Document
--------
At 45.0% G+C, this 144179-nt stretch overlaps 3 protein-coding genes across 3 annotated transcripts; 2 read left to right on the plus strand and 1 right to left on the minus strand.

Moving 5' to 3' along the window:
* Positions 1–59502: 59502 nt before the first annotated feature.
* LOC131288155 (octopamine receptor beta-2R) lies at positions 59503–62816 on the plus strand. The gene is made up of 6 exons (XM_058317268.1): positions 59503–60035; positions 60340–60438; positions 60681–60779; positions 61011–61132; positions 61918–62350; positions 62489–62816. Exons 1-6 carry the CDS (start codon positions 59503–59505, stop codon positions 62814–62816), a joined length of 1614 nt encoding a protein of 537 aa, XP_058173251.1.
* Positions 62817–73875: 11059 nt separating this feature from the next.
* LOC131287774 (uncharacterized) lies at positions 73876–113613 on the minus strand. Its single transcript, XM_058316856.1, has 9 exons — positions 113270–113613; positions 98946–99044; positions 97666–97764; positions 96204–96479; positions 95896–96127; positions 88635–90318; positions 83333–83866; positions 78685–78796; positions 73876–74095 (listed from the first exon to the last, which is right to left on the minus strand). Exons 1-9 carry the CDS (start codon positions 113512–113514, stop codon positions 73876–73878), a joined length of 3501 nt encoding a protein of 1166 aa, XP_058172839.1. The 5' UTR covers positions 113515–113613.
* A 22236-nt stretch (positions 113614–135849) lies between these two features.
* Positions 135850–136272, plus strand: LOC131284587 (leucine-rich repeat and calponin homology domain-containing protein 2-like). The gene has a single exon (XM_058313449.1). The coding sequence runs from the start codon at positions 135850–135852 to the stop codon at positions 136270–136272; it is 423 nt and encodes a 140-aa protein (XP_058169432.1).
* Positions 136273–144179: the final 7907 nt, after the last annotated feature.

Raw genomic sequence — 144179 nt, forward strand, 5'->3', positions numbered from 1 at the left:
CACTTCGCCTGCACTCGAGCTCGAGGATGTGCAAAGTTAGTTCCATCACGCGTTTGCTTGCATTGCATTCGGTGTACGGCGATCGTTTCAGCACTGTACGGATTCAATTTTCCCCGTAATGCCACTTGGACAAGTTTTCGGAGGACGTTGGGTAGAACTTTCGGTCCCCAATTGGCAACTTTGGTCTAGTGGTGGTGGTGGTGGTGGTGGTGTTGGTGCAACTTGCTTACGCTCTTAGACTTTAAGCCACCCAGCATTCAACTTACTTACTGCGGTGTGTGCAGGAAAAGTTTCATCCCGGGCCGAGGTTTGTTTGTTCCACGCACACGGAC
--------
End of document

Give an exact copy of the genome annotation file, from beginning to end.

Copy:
At 45.0% G+C, this 144179-nt stretch overlaps 3 protein-coding genes across 3 annotated transcripts; 2 read left to right on the plus strand and 1 right to left on the minus strand.

Moving 5' to 3' along the window:
* Positions 1–59502: 59502 nt before the first annotated feature.
* LOC131288155 (octopamine receptor beta-2R) lies at positions 59503–62816 on the plus strand. The gene is made up of 6 exons (XM_058317268.1): positions 59503–60035; positions 60340–60438; positions 60681–60779; positions 61011–61132; positions 61918–62350; positions 62489–62816. Exons 1-6 carry the CDS (start codon positions 59503–59505, stop codon positions 62814–62816), a joined length of 1614 nt encoding a protein of 537 aa, XP_058173251.1.
* Positions 62817–73875: 11059 nt separating this feature from the next.
* LOC131287774 (uncharacterized) lies at positions 73876–113613 on the minus strand. Its single transcript, XM_058316856.1, has 9 exons — positions 113270–113613; positions 98946–99044; positions 97666–97764; positions 96204–96479; positions 95896–96127; positions 88635–90318; positions 83333–83866; positions 78685–78796; positions 73876–74095 (listed from the first exon to the last, which is right to left on the minus strand). Exons 1-9 carry the CDS (start codon positions 113512–113514, stop codon positions 73876–73878), a joined length of 3501 nt encoding a protein of 1166 aa, XP_058172839.1. The 5' UTR covers positions 113515–113613.
* A 22236-nt stretch (positions 113614–135849) lies between these two features.
* Positions 135850–136272, plus strand: LOC131284587 (leucine-rich repeat and calponin homology domain-containing protein 2-like). The gene has a single exon (XM_058313449.1). The coding sequence runs from the start codon at positions 135850–135852 to the stop codon at positions 136270–136272; it is 423 nt and encodes a 140-aa protein (XP_058169432.1).
* Positions 136273–144179: the final 7907 nt, after the last annotated feature.

Raw genomic sequence — 144179 nt, forward strand, 5'->3', positions numbered from 1 at the left:
CACTTCGCCTGCACTCGAGCTCGAGGATGTGCAAAGTTAGTTCCATCACGCGTTTGCTTGCATTGCATTCGGTGTACGGCGATCGTTTCAGCACTGTACGGATTCAATTTTCCCCGTAATGCCACTTGGACAAGTTTTCGGAGGACGTTGGGTAGAACTTTCGGTCCCCAATTGGCAACTTTGGTCTAGTGGTGGTGGTGGTGGTGGTGGTGTTGGTGCAACTTGCTTACGCTCTTAGACTTTAAGCCACCCAGCATTCAACTTACTTACTGCGGTGTGTGCAGGAAAAGTTTCATCCCGGGCCGAGGTTTGTTTGTTCCACGCACACGGAC